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By Martha C. White

When it comes to taking on China, it appears that President Donald Trump might be realizing that he can’t do it alone.

Trump indicated via Twitter that he might reconsider the United States’ withdrawal from the Trans-Pacific Partnership, a trade agreement advanced by the Obama administration that became a political football on the campaign trail.

“Would only join TPP if the deal were substantially better than the deal offered to Pres. Obama,” Trump tweeted Friday morning. To trade policy experts, it marked a stunning reversal.

Trump flip flops on TPP

April 13, 201802:22

Shortly after being sworn in as president, Trump signed an executive order to pull the United States out of the 12-nation agreement. At the time, he touted the withdrawal as a “great thing for the American worker,” putting him at odds with many mainstream economists who said the multilateral agreement would make imported goods cheaper and open up the export market for American-made goods.

“Most goods and services today include components that cross many borders many times before a final product is made and sold to consumers,” said Peter Petri, interim dean at the Brandeis International Business School and a visiting fellow at Peterson Institute for International Economics. “These multi-country production systems depend on not having barriers at any stage.”

The TPP would have established a framework to create new global supply chains that would let businesses more effectively compete with China, and would have established the United States as the dominant player in the Pacific Rim, said Michael O. Moore, a professor of economics and international affairs at George Washington University.

“If we’re not part of an agreement with the countries in that area, over time, they’re likely to look to China as the major player and they’re more likely to do things the way China wants to do things,” he said. “The whole point of it was for this group of countries to have a rules-based system that was in large part consistent with our values,” he said, with regard to issues as diverse as environmental regulation, foreign investment and intellectual property protection.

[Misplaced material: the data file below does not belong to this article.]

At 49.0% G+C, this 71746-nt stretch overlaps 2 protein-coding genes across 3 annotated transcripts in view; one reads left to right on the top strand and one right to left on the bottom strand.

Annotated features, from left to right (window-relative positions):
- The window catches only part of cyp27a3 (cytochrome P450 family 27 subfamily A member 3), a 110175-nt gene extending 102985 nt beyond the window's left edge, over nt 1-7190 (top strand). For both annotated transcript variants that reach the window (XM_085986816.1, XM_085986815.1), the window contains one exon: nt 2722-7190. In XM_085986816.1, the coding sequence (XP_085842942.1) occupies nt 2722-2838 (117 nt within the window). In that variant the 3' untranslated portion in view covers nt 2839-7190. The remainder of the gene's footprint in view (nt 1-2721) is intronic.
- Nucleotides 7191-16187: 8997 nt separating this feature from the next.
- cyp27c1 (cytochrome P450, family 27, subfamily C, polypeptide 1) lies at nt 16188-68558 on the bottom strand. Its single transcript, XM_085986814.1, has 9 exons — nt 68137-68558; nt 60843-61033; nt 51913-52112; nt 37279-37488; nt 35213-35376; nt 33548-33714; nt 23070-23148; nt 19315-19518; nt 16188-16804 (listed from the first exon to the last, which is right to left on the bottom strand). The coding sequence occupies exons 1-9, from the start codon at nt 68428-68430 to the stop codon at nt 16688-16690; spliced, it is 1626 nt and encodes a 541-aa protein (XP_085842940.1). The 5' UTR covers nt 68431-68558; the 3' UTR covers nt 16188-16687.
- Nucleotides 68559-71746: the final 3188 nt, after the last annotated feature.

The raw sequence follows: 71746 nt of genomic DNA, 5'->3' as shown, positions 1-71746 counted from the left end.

“If we’re not part of an agreement with those countries ... they’re likely to look to China as the major player."

“TPP can get to the root causes of the issues between the U.S. and China on trade,” said Mireya Solís, a senior fellow and co-director of the Center for East Asia Policy Studies at the Brookings Institution. “What the TPP stands for is a rules-based approach and a belief that multilateralism is best,” she said. “This administration has focused on the trade imbalances and is missing the root causes.”

Now, fears of a trade war have American manufacturing and agricultural businesses second-guessing the U.S.’s ability to unilaterally influence China. "Trade pressures work better when you have a bunch of partners,” Moore said.

A senior administration official said on Friday that trade will be a major discussion topic when Trump meets next week with Japanese Prime Minister Shinzo Abe, adding that the White House is open to individual bilateral agreements or negotiating with TPP countries as a group.

“The United States stands to lose significant market access,” Solís said. “The costs of exclusion are becoming really evident.”

Trade experts aren’t so sure the other members of the agreement will let the United States have its seat at the table back, at least not without extracting some bargaining power it is unlikely Trump will want to concede. “It’s a tough policy for him to reverse because he’s spent so much political capital attacking the TPP,” Petri said.

“I would predict the TPP 11 countries will continue towards ratification of the revised deal,” and possibly bring the U.S. back into the loop after finalization, Solís said. “That would limit the ways the United States could shape the agreement.”

The United States’ reinstatement could come at the cost of some of the provisions it fought hardest to include, Moore said. “You inherently have a weaker bargaining position,” he added.

But Petri was more optimistic that a return to negotiations could produce the kind of small change Trump could tout to save face, while leaving the bulk of the agreement intact. “He needs a symbolic win, and I think there’s room in there for a symbolic win,” he said.